"We do not know how long commercial flights will remain available," said Ian Brownlee, a top consular official at the State Department. "Nor do we know how long the U.S. government will be able to facilitate additional flights where commercial options no longer exist."

In Peru, thousands of U.S. citizens remain stranded under strict local quarantine orders despite the State Department's best efforts to get them out. In Morocco, Americans were stranded when the country shut down its airspace, making it impossible even for the government to charter evacuation flights until U.S. diplomats intervened.

And in New York, where the U.S. government has hundreds of officials at its mission to the United Nations, almost all staff have been permitted to work remotely unless they're considered "mission-critical." They've been granted special permission to work from home outside the tristate area if they can effectively get into State Department computer networks.

Some 75,000 people work for the State Department, the majority of them overseas, although a sizable chunk are "local hires" and not Americans who would be evacuated to the U.S.

Complicating evacuation decisions these days is the fact that even though the U.S. health system performs better than those in many parts of the world, the United States is now the center of the crisis, with more known cases than anywhere else and less testing capacity per capita than many other parts of the world.

Former Ambassador Patrick Kennedy, who oversaw countless evacuations during a decade as under secretary of state for management, said every U.S. embassy and consulate has emergency plans that include sheltering in place, if necessary.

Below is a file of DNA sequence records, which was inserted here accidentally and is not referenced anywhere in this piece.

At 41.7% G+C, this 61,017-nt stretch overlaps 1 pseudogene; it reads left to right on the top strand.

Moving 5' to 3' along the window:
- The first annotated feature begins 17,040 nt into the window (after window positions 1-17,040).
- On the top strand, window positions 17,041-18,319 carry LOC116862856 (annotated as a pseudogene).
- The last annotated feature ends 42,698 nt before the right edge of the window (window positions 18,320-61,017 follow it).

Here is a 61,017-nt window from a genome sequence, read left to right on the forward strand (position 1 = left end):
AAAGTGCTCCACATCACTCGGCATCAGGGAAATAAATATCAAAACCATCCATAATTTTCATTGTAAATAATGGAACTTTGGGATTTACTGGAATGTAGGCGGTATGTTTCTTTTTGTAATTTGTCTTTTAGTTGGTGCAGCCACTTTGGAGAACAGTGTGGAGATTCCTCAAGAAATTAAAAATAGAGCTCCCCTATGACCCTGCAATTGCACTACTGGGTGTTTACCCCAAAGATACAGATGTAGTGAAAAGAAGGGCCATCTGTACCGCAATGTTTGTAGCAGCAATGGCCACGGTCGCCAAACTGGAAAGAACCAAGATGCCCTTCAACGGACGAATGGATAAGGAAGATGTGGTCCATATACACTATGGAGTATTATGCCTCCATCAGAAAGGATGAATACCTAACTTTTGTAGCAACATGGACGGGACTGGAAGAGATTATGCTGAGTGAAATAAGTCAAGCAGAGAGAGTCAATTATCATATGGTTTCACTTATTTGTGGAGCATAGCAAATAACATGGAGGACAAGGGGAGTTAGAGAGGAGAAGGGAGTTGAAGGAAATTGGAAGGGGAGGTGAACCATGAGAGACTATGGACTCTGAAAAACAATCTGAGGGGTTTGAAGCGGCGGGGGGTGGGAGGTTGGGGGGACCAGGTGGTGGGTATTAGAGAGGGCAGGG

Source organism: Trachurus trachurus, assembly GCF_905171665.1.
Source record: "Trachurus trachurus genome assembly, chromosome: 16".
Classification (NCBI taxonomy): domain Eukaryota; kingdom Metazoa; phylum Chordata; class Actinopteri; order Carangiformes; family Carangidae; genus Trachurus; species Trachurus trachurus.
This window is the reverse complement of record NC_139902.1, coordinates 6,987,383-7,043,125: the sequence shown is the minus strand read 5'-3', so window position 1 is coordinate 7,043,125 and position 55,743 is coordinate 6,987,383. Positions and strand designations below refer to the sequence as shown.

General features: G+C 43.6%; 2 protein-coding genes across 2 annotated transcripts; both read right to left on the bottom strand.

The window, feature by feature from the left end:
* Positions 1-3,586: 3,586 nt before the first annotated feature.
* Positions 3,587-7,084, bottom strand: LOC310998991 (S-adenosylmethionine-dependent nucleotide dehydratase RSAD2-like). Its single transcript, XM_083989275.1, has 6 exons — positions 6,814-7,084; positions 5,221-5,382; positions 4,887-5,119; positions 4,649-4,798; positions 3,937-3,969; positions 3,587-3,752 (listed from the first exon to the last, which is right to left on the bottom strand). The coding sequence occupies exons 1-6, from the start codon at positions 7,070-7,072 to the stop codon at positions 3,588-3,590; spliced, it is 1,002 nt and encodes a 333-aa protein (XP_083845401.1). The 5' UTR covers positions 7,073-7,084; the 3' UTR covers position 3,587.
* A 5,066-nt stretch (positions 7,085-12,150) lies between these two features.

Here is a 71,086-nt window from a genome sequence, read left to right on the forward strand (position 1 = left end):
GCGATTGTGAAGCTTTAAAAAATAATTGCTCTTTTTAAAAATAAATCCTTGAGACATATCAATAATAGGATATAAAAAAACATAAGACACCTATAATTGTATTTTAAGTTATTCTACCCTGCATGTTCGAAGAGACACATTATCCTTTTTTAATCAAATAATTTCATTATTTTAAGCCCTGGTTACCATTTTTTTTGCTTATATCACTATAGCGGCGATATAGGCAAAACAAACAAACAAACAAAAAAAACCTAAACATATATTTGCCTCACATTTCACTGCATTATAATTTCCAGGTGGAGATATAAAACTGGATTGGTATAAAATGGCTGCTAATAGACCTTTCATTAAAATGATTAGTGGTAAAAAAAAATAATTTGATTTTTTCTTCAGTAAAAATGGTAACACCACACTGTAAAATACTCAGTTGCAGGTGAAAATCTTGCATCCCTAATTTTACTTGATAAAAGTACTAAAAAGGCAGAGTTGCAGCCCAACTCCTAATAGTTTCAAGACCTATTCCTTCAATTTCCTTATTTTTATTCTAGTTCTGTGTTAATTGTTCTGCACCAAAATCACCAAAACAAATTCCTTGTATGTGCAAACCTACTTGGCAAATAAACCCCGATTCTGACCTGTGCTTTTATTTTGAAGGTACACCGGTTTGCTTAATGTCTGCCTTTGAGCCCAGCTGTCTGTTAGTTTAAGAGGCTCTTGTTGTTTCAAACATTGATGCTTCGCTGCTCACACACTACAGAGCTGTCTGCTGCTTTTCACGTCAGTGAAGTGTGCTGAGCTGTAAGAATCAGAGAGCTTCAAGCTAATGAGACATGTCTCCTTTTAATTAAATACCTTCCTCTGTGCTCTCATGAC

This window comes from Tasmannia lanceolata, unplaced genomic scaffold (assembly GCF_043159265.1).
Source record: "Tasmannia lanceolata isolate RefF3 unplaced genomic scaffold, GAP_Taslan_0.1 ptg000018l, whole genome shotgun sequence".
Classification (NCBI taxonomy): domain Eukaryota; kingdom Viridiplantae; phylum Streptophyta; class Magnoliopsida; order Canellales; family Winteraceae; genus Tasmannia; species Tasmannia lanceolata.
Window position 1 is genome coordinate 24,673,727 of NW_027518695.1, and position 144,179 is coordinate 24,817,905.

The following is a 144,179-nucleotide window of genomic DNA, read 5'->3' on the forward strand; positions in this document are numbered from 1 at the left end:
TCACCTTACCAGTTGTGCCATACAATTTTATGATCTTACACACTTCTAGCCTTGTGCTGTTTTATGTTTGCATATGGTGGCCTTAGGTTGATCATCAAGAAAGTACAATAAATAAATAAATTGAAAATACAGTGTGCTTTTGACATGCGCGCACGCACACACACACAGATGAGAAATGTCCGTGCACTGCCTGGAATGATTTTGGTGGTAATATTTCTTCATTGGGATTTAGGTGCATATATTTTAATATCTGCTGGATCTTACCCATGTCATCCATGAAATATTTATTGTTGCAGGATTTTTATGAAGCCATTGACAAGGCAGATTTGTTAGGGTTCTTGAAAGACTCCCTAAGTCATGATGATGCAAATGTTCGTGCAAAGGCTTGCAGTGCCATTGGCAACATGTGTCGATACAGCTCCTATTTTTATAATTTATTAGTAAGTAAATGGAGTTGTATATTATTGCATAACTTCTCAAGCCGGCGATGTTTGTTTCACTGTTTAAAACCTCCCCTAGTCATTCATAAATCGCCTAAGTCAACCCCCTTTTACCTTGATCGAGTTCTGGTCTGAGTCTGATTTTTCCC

Each post has generators, large fuel and water tanks buried deep in the ground, and huge stores of MREs, or "meals ready to eat." But those contingencies are mainly geared toward short-term situations when violence erupts abruptly and diplomats or citizens shelter in the embassy, sleeping on couches or spare mattresses, until help can be sent from abroad.

"This is unprecedented, but it's a question of volume. The planning is the same," Kennedy said. "How many people do you have in Place A, how many in Place B? How many commercial flights are still available? How many planes?"

The State Department has only a few small planes and helicopters, used in war zones, and can't conduct airlift operations itself. The top choice for getting diplomats out in a hurry is commercial flights.

If those aren't available, Kennedy said, the State Department has transportation experts who can charter planes anywhere in the world. That includes working with airlines to get planes moving immediately with the understanding the U.S. will reimburse them later. If those options fail, the U.S. military is a last resort, because its cargo planes carry fewer passengers and are uncomfortable, with less access to bathrooms.

Even when embassies are largely evacuated, a core management team stays as long as possible to continue critical operations. That includes the ambassador, deputy chief of mission, the political and sometimes economic counselor, the regional security officer and U.S. Marines who protect the post. The ambassador is usually among the last to leave.

A few members of the consular team, who assist U.S. citizens who may still be stuck in the country, often stay behind as well. Former Ambassador Teresita Schaffer, who helped evacuate the U.S. posts in Pakistan during the 1979 Iranian Revolution, said those officials often have the best contacts in the local police corps, useful in a crisis.

She said in the case of the coronavirus, an embassy would likely hold on to its medical clinician — often a doctor or nurse — because they'll have the best contacts at hospitals and knowledge of the local medical system.

"You get very practical about the comparative advantages of who you want to keep," Schaffer said.

Abigail Williams and Dan De Luce contributed.